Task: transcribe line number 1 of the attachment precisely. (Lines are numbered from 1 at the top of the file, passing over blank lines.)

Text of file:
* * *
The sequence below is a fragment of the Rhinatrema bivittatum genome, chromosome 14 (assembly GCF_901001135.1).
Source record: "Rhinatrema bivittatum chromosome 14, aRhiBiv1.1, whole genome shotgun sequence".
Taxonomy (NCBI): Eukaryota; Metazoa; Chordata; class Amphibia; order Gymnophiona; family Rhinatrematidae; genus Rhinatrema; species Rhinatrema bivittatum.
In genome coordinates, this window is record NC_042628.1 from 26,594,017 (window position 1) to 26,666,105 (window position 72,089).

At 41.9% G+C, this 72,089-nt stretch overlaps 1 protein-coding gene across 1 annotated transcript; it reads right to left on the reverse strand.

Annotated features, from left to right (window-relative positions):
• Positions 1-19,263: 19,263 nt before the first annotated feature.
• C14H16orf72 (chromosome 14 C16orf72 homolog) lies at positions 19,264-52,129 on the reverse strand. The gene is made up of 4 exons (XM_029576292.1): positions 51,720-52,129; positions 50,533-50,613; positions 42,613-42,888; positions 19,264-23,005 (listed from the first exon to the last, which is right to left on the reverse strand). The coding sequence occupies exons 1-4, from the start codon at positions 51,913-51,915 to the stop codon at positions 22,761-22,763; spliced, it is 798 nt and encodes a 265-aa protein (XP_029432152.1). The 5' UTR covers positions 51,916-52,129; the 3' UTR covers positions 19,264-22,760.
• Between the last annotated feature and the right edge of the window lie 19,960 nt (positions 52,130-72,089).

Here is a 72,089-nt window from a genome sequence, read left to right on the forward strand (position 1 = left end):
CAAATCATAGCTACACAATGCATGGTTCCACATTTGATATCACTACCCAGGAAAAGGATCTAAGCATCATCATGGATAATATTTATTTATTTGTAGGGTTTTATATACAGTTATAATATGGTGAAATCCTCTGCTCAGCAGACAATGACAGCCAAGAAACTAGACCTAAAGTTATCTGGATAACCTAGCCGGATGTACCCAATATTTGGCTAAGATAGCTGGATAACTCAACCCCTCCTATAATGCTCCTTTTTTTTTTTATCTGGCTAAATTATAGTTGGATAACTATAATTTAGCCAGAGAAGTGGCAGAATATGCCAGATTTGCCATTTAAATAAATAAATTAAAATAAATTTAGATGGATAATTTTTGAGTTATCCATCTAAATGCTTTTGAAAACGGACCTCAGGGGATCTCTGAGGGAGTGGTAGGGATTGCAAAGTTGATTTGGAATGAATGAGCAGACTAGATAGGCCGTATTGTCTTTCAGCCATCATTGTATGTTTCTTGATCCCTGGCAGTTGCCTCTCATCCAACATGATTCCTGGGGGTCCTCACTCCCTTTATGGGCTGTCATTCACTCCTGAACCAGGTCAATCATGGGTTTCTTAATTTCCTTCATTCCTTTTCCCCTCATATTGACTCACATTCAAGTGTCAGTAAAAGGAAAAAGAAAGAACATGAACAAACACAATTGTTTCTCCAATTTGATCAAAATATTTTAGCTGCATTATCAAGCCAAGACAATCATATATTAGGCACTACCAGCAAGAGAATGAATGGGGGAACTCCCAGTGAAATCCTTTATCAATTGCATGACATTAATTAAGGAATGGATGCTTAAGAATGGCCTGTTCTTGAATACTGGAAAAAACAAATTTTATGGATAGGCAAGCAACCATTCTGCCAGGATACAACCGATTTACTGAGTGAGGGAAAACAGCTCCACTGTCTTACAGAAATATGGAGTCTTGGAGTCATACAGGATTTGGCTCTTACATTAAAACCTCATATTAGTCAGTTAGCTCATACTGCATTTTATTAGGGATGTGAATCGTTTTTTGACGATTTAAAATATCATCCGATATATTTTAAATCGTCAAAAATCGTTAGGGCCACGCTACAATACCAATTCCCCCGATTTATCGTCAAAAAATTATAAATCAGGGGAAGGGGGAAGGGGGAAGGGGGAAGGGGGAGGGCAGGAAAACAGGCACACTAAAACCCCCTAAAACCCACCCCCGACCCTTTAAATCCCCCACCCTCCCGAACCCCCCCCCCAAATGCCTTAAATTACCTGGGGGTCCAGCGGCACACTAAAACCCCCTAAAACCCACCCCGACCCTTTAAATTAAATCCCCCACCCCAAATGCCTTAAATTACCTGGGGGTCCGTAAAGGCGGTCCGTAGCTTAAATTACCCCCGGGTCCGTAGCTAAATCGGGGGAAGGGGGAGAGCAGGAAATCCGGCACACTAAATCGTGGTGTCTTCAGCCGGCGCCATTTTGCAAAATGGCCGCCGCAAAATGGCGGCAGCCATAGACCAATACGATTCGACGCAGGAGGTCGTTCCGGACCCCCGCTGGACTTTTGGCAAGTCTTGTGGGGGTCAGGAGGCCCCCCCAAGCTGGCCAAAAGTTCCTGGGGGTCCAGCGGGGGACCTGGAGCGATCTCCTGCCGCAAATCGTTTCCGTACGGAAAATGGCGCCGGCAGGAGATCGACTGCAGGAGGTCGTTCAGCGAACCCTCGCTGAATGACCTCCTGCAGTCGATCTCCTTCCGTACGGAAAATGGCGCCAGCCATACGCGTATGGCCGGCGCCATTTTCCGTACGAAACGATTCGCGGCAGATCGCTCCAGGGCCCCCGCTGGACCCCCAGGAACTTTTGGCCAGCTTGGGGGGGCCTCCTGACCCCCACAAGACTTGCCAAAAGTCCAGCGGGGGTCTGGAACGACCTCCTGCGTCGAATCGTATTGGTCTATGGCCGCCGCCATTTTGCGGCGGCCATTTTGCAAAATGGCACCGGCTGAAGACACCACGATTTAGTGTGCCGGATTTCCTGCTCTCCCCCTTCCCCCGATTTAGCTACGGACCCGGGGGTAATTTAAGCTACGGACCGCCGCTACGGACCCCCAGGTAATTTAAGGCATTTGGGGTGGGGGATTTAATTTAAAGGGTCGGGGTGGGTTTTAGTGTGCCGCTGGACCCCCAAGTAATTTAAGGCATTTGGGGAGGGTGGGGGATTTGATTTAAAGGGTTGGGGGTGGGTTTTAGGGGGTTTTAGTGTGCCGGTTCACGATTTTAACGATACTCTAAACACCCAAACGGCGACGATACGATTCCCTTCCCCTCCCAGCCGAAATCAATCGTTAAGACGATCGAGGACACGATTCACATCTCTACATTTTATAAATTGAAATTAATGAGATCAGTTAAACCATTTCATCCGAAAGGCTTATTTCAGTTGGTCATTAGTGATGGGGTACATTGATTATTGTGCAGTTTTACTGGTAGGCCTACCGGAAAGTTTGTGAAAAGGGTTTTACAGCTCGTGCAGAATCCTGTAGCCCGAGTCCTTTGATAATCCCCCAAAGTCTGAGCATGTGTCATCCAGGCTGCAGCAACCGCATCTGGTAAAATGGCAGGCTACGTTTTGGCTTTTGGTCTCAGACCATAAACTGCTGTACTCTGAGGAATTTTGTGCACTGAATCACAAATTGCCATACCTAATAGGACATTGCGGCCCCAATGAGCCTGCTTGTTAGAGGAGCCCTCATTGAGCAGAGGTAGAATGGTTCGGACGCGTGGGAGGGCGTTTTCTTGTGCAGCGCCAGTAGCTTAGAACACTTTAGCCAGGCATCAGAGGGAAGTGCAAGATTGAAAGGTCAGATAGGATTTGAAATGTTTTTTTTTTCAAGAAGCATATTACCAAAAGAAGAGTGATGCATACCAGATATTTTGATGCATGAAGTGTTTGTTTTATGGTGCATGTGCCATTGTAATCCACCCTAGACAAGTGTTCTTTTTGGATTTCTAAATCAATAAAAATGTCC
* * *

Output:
The sequence below is a fragment of the Rhinatrema bivittatum genome, chromosome 14 (assembly GCF_901001135.1).